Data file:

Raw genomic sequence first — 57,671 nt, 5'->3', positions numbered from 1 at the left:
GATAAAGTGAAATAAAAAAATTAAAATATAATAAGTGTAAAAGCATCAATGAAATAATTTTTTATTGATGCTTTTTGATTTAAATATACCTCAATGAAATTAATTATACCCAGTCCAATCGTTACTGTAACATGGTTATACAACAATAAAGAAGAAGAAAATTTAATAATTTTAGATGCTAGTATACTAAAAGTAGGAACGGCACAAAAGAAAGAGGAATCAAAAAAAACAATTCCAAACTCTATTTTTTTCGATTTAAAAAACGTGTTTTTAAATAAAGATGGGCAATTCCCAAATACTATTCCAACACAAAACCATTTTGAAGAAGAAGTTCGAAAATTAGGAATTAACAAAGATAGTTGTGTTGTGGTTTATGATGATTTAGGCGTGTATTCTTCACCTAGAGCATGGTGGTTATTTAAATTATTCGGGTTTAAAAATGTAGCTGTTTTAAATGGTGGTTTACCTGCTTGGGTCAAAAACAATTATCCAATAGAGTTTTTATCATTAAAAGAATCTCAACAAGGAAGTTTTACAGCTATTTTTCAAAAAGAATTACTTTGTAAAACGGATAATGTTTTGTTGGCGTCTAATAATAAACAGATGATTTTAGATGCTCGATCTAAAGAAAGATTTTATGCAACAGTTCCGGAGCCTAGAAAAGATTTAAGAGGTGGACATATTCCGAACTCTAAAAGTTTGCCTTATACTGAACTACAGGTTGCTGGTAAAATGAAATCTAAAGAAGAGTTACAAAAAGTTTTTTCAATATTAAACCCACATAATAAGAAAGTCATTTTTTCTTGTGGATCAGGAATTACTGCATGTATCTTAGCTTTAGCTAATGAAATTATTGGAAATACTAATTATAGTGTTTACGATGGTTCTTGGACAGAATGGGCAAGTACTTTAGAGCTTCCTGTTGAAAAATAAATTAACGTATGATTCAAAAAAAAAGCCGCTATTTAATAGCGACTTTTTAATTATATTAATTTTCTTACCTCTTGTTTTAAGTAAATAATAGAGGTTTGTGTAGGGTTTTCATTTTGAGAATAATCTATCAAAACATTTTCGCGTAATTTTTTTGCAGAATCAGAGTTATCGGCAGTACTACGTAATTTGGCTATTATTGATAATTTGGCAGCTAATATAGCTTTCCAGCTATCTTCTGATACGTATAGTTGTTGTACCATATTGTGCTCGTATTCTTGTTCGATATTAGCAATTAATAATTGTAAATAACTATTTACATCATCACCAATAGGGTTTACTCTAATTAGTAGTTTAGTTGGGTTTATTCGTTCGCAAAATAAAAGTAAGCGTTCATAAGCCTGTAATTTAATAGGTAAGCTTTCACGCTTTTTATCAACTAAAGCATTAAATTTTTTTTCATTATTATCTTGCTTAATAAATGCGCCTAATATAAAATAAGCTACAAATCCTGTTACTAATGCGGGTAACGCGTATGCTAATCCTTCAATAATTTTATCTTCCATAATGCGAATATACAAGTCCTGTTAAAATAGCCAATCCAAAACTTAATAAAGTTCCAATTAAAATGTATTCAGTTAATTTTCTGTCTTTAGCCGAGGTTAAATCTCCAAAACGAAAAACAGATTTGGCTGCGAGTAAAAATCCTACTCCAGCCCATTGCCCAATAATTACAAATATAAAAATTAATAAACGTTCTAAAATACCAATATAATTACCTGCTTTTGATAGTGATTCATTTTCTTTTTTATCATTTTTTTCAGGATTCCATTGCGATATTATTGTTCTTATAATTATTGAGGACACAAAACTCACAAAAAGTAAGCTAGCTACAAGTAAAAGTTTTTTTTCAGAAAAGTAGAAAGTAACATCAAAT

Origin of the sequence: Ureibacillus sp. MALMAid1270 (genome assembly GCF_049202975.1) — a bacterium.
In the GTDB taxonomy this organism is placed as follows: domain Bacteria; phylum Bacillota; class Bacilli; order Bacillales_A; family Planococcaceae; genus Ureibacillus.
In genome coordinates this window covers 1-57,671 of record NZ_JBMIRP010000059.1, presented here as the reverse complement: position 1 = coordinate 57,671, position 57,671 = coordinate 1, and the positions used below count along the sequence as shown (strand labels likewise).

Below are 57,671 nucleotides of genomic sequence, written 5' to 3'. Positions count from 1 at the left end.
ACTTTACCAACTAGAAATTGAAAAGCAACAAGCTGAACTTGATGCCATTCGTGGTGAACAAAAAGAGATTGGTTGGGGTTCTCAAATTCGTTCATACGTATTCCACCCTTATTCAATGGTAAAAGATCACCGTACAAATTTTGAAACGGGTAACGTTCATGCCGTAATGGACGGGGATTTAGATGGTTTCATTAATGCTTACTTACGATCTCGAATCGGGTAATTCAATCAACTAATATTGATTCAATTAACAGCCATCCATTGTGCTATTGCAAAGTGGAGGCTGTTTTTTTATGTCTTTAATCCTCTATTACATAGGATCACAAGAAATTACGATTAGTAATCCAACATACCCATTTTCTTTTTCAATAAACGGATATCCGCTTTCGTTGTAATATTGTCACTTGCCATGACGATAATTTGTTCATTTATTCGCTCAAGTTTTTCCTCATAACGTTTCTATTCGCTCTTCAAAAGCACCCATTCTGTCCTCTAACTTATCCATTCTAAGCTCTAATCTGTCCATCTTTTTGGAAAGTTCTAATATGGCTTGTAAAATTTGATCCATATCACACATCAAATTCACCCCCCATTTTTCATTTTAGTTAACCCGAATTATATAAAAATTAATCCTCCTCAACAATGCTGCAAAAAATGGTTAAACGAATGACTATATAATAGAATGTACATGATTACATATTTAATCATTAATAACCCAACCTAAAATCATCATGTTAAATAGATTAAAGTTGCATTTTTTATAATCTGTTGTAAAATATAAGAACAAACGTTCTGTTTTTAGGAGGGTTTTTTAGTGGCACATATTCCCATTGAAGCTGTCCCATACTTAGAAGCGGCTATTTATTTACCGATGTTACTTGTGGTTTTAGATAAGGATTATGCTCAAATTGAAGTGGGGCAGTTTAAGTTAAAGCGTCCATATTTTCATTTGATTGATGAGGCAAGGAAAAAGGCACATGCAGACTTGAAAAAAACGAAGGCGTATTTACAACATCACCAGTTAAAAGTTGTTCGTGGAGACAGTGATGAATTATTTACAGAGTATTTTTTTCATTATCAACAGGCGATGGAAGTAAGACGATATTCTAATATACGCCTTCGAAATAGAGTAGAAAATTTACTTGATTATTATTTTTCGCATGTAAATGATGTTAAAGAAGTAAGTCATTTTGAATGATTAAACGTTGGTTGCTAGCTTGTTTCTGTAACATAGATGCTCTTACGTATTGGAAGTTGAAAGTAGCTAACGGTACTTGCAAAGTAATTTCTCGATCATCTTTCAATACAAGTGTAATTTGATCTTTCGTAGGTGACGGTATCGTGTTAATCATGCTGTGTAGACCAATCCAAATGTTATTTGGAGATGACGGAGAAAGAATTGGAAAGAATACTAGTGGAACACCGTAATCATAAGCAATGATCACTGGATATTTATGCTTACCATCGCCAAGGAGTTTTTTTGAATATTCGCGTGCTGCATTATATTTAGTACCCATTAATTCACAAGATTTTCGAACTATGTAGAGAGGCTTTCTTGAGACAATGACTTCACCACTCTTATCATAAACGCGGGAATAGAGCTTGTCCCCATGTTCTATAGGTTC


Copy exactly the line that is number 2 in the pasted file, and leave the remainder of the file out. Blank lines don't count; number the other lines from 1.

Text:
GATAAAGTGAAATAAAAAAATTAAAATATAATAAGTGTAAAAGCATCAATGAAATAATTTTTTATTGATGCTTTTTGATTTAAATATACCTCAATGAAATTAATTATACCCAGTCCAATCGTTACTGTAACATGGTTATACAACAATAAAGAAGAAGAAAATTTAATAATTTTAGATGCTAGTATACTAAAAGTAGGAACGGCACAAAAGAAAGAGGAATCAAAAAAAACAATTCCAAACTCTATTTTTTTCGATTTAAAAAACGTGTTTTTAAATAAAGATGGGCAATTCCCAAATACTATTCCAACACAAAACCATTTTGAAGAAGAAGTTCGAAAATTAGGAATTAACAAAGATAGTTGTGTTGTGGTTTATGATGATTTAGGCGTGTATTCTTCACCTAGAGCATGGTGGTTATTTAAATTATTCGGGTTTAAAAATGTAGCTGTTTTAAATGGTGGTTTACCTGCTTGGGTCAAAAACAATTATCCAATAGAGTTTTTATCATTAAAAGAATCTCAACAAGGAAGTTTTACAGCTATTTTTCAAAAAGAATTACTTTGTAAAACGGATAATGTTTTGTTGGCGTCTAATAATAAACAGATGATTTTAGATGCTCGATCTAAAGAAAGATTTTATGCAACAGTTCCGGAGCCTAGAAAAGATTTAAGAGGTGGACATATTCCGAACTCTAAAAGTTTGCCTTATACTGAACTACAGGTTGCTGGTAAAATGAAATCTAAAGAAGAGTTACAAAAAGTTTTTTCAATATTAAACCCACATAATAAGAAAGTCATTTTTTCTTGTGGATCAGGAATTACTGCATGTATCTTAGCTTTAGCTAATGAAATTATTGGAAATACTAATTATAGTGTTTACGATGGTTCTTGGACAGAATGGGCAAGTACTTTAGAGCTTCCTGTTGAAAAATAAATTAACGTATGATTCAAAAAAAAAGCCGCTATTTAATAGCGACTTTTTAATTATATTAATTTTCTTACCTCTTGTTTTAAGTAAATAATAGAGGTTTGTGTAGGGTTTTCATTTTGAGAATAATCTATCAAAACATTTTCGCGTAATTTTTTTGCAGAATCAGAGTTATCGGCAGTACTACGTAATTTGGCTATTATTGATAATTTGGCAGCTAATATAGCTTTCCAGCTATCTTCTGATACGTATAGTTGTTGTACCATATTGTGCTCGTATTCTTGTTCGATATTAGCAATTAATAATTGTAAATAACTATTTACATCATCACCAATAGGGTTTACTCTAATTAGTAGTTTAGTTGGGTTTATTCGTTCGCAAAATAAAAGTAAGCGTTCATAAGCCTGTAATTTAATAGGTAAGCTTTCACGCTTTTTATCAACTAAAGCATTAAATTTTTTTTCATTATTATCTTGCTTAATAAATGCGCCTAATATAAAATAAGCTACAAATCCTGTTACTAATGCGGGTAACGCGTATGCTAATCCTTCAATAATTTTATCTTCCATAATGCGAATATACAAGTCCTGTTAAAATAGCCAATCCAAAACTTAATAAAGTTCCAATTAAAATGTATTCAGTTAATTTTCTGTCTTTAGCCGAGGTTAAATCTCCAAAACGAAAAACAGATTTGGCTGCGAGTAAAAATCCTACTCCAGCCCATTGCCCAATAATTACAAATATAAAAATTAATAAACGTTCTAAAATACCAATATAATTACCTGCTTTTGATAGTGATTCATTTTCTTTTTTATCATTTTTTTCAGGATTCCATTGCGATATTATTGTTCTTATAATTATTGAGGACACAAAACTCACAAAAAGTAAGCTAGCTACAAGTAAAAGTTTTTTTTCAGAAAAGTAGAAAGTAACATCAAAT